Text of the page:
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Raise and See Dungeon Crawl

Started by Judd, November 01, 2005, 05:30:19 AM

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For some reason, it is late and I am fascinated with turning Dogs into some kind of mutant fantasy heartbreaker clone.

Something is effing up the community and this evil is gestating in a dungeon that is under or near the town.  All adventures begin in town.

Accomplishments: Players say a conflict their character went through to help the party obtain information concerning the dungeon.

Equipment:  Magic items, ten foot poles, forty foot of rope, you name it.  The GM sets the dice value for it, the players name it and the table may veto.  All magic get's a d4, just like a gun.

Escalation goes talking, fists, weapons, and then magic.  (Magic = ancestors, gods, spells, scrolls, dragon-breath, balrog whips and magic weapons)

Coat = the PC's journey to the dungeon has been long and hard.  Show what the PC looks like that reflects this journey.

Tweaks: 1's during fallout dont just give you experience.  They also allow you to make a Directorial Conflict.  This means that you can call a conflict with an NPC or a piece of scenery that wasn't necessarily narrated.  This conflict can skip scenes or come from nowhere only to be explained later.

If two players want to make a Directorial Conflict, whoever got more fallout wins, if they both took equal amounts of fallout, whoever has less dice in equipment wins.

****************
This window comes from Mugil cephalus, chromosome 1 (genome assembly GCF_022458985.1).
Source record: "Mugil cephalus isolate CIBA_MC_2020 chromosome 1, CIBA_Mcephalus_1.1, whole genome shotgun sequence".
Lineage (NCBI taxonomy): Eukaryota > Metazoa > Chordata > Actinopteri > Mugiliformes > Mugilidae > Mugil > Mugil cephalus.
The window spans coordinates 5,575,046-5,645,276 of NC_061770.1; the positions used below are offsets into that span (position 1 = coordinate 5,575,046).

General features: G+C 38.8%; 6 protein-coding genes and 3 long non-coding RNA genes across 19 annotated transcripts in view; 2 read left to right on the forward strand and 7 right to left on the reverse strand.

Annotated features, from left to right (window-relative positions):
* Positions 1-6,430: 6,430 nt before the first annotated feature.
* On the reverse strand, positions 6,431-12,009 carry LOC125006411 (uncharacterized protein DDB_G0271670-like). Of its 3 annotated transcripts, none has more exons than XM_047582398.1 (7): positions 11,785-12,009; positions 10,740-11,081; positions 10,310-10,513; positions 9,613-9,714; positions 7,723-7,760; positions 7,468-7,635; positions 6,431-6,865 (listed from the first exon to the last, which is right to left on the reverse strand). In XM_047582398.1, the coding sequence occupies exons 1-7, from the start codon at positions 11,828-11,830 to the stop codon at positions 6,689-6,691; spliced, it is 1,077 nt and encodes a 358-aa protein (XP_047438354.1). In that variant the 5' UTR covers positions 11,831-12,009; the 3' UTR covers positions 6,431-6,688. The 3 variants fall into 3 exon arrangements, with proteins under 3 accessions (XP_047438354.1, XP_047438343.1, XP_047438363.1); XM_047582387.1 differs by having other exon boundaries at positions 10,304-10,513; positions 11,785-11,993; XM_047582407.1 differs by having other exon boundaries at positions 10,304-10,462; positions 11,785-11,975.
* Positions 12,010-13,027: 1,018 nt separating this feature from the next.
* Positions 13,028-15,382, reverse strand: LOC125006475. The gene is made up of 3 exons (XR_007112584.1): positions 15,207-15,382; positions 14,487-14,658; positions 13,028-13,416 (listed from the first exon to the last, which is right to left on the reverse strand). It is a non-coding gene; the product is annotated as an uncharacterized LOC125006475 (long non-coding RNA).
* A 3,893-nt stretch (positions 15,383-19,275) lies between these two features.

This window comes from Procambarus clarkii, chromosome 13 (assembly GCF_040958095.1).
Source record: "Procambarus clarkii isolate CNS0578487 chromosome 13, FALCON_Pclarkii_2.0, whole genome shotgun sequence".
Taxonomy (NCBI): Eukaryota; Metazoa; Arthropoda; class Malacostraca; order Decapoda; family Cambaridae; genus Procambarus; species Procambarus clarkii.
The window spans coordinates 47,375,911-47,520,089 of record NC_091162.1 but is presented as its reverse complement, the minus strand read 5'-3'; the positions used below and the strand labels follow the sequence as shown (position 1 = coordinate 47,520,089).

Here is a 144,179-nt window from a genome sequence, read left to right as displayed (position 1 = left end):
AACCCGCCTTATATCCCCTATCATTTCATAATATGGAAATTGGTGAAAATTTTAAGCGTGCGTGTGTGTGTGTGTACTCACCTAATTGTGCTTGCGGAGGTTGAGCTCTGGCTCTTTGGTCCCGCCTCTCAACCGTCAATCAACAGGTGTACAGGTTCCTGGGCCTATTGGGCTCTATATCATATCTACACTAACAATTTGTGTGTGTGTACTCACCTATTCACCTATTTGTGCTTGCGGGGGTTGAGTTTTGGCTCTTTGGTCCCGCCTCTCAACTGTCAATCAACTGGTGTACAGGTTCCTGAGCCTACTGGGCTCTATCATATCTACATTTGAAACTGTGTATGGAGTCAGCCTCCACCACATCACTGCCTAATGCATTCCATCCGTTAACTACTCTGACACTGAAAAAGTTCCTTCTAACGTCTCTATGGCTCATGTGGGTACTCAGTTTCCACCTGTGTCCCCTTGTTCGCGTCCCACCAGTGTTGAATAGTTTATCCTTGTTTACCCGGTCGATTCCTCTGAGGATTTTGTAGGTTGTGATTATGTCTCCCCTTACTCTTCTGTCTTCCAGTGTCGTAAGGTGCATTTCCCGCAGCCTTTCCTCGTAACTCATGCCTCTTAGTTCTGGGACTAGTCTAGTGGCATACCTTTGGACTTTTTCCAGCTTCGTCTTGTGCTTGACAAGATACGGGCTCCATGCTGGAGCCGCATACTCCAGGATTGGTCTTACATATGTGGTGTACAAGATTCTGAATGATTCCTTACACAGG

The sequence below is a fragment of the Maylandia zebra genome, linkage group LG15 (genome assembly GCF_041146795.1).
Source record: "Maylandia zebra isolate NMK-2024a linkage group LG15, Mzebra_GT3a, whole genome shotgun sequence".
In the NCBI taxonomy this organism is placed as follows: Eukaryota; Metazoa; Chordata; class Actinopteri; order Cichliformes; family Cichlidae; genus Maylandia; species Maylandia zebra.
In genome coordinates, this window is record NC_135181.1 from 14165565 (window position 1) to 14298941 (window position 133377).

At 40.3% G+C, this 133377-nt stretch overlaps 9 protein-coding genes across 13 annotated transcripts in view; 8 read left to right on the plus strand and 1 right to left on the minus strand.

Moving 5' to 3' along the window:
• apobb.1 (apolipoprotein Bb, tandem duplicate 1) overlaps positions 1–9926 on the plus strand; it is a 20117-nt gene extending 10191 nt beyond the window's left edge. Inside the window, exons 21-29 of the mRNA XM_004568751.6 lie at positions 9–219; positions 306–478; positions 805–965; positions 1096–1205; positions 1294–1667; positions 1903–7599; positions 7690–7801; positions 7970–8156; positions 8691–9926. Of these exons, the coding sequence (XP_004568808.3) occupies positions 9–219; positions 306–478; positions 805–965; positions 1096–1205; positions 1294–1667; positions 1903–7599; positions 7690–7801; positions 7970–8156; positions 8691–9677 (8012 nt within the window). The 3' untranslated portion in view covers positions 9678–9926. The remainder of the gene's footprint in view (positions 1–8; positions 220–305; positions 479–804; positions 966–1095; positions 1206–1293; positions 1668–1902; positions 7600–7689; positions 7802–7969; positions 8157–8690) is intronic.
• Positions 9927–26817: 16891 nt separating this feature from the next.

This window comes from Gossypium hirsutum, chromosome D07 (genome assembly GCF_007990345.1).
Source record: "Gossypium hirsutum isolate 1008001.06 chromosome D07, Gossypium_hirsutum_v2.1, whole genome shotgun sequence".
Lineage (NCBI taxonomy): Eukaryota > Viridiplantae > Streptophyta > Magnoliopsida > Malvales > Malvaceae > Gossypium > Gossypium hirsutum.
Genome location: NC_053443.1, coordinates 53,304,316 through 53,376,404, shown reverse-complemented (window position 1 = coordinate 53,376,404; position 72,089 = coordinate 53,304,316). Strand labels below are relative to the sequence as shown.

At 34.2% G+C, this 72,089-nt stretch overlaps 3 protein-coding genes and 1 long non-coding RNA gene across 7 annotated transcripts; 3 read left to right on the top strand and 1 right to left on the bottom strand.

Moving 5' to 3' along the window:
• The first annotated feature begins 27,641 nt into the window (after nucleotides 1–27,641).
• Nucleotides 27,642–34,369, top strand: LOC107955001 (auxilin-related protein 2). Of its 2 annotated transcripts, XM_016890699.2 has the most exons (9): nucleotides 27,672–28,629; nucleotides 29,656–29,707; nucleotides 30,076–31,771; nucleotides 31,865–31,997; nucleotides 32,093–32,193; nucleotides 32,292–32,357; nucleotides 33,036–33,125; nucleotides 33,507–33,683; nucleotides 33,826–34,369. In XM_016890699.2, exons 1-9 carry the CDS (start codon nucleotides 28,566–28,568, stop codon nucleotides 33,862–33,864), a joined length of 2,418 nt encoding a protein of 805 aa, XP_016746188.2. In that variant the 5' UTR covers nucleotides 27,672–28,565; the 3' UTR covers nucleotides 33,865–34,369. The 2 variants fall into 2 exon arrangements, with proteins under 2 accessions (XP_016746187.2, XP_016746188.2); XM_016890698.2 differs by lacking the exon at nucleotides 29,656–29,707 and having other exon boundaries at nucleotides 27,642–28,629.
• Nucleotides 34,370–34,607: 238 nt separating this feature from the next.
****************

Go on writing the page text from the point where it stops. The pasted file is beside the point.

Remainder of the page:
Traits can be henchmen, followers, magical steeds, familiars, etc.

Relationships can be with setting elements, hence the world is made.

Every room and hallway should have a conflict from what does the bas relief mean to the orc in the 20 by 20 room defending his pie to the slumbering dragon.

After the players get out of the dungeon, they define their accomplishments again and begin on the next dungeon.


Wow, this cheapens the shit out of Dogs in the Vineyard.

It turns a game that is about something, from its die mechanics to its concept to its cover and just puts it in the wash until it looks like just another game.


Frank T

I think the conflict res mechanic is so cool that it'd be fun even as a stand-alone game of dice for two players. But still, I prefer the meaningful stuff.

- Frank


You could Mountain Witch it:  Give each person a conflict-inducing backstory, to which their Magic links (ancestral whosiwhatsis, and all that) and then escalation leads to ongoing issues of trust, and fallout + experience naturally deepen and nuance relationships.  The question under judgment becomes the adventuring group itself.
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Ben Lehman

I've had enormous success with fantasy Dogs but it wasn't fantasy heartbreaker Dogs.  It did have some interesting relationship with D&D, though -- the setting was a former D&D setting and thus there was some hold over in terms of spells and effects.

"The stakes of the conflict are 'do you fall in love with her' and I'm starting at Magical" is just *way* more emotionally charged then "make a saving throw against 'charm person.'"

I should really write about that game.


Josh Roby

Paka, you are taking the conflict out of the conflict resolution.

I blather about that here.
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Quote from: Ben Lehman on November 01, 2005, 08:07:47 AM

I should really write about that game.

Ya think?!

Do tell!

Oh, and Paka... I think if you were to write this up formally, you might find there's more meaning in it than you can see at first blush.
"In our game the other night, Joshua's character came in as an improvised thing, but he was crap so he only contributed a d4!"
                                     --Vincent Baker